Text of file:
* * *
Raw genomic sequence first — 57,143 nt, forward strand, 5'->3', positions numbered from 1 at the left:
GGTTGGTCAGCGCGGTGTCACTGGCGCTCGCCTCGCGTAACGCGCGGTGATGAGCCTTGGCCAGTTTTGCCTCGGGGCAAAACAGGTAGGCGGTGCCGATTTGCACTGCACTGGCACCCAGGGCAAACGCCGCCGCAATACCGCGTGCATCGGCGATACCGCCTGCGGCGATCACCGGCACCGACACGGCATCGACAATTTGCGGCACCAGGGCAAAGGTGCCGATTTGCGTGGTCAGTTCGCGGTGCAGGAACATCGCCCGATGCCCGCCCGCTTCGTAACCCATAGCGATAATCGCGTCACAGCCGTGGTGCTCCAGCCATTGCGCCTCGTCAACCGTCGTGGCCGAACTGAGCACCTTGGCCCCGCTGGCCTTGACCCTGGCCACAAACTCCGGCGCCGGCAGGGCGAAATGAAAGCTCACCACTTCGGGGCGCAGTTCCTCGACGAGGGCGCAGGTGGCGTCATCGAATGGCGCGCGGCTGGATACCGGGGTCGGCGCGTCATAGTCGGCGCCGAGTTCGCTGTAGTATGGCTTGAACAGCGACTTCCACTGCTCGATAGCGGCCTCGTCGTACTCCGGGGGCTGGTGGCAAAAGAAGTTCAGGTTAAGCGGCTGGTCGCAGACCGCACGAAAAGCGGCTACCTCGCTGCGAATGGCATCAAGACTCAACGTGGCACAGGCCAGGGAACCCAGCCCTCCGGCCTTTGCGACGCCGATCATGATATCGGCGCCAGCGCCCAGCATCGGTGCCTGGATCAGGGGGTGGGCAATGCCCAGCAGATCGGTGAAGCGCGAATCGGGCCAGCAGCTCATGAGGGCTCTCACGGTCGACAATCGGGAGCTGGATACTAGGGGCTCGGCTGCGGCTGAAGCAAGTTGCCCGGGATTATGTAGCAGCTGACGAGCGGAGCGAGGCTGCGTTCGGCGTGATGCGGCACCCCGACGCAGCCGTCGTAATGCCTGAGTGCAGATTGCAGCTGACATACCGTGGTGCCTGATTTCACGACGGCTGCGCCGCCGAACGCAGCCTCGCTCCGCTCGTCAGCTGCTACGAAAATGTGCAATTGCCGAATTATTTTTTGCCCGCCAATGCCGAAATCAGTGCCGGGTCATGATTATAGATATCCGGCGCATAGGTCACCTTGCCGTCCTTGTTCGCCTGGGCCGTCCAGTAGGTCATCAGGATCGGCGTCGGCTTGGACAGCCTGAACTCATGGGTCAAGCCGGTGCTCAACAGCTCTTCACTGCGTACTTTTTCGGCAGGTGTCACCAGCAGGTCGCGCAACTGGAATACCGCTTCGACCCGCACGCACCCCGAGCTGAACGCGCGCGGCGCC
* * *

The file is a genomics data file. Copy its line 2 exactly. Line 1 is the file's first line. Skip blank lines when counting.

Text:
GGTTGGTCAGCGCGGTGTCACTGGCGCTCGCCTCGCGTAACGCGCGGTGATGAGCCTTGGCCAGTTTTGCCTCGGGGCAAAACAGGTAGGCGGTGCCGATTTGCACTGCACTGGCACCCAGGGCAAACGCCGCCGCAATACCGCGTGCATCGGCGATACCGCCTGCGGCGATCACCGGCACCGACACGGCATCGACAATTTGCGGCACCAGGGCAAAGGTGCCGATTTGCGTGGTCAGTTCGCGGTGCAGGAACATCGCCCGATGCCCGCCCGCTTCGTAACCCATAGCGATAATCGCGTCACAGCCGTGGTGCTCCAGCCATTGCGCCTCGTCAACCGTCGTGGCCGAACTGAGCACCTTGGCCCCGCTGGCCTTGACCCTGGCCACAAACTCCGGCGCCGGCAGGGCGAAATGAAAGCTCACCACTTCGGGGCGCAGTTCCTCGACGAGGGCGCAGGTGGCGTCATCGAATGGCGCGCGGCTGGATACCGGGGTCGGCGCGTCATAGTCGGCGCCGAGTTCGCTGTAGTATGGCTTGAACAGCGACTTCCACTGCTCGATAGCGGCCTCGTCGTACTCCGGGGGCTGGTGGCAAAAGAAGTTCAGGTTAAGCGGCTGGTCGCAGACCGCACGAAAAGCGGCTACCTCGCTGCGAATGGCATCAAGACTCAACGTGGCACAGGCCAGGGAACCCAGCCCTCCGGCCTTTGCGACGCCGATCATGATATCGGCGCCAGCGCCCAGCATCGGTGCCTGGATCAGGGGGTGGGCAATGCCCAGCAGATCGGTGAAGCGCGAATCGGGCCAGCAGCTCATGAGGGCTCTCACGGTCGACAATCGGGAGCTGGATACTAGGGGCTCGGCTGCGGCTGAAGCAAGTTGCCCGGGATTATGTAGCAGCTGACGAGCGGAGCGAGGCTGCGTTCGGCGTGATGCGGCACCCCGACGCAGCCGTCGTAATGCCTGAGTGCAGATTGCAGCTGACATACCGTGGTGCCTGATTTCACGACGGCTGCGCCGCCGAACGCAGCCTCGCTCCGCTCGTCAGCTGCTACGAAAATGTGCAATTGCCGAATTATTTTTTGCCCGCCAATGCCGAAATCAGTGCCGGGTCATGATTATAGATATCCGGCGCATAGGTCACCTTGCCGTCCTTGTTCGCCTGGGCCGTCCAGTAGGTCATCAGGATCGGCGTCGGCTTGGACAGCCTGAACTCATGGGTCAAGCCGGTGCTCAACAGCTCTTCACTGCGTACTTTTTCGGCAGGTGTCACCAGCAGGTCGCGCAACTGGAATACCGCTTCGACCCGCACGCACCCCGAGCTGAACGCGCGCGGCGCC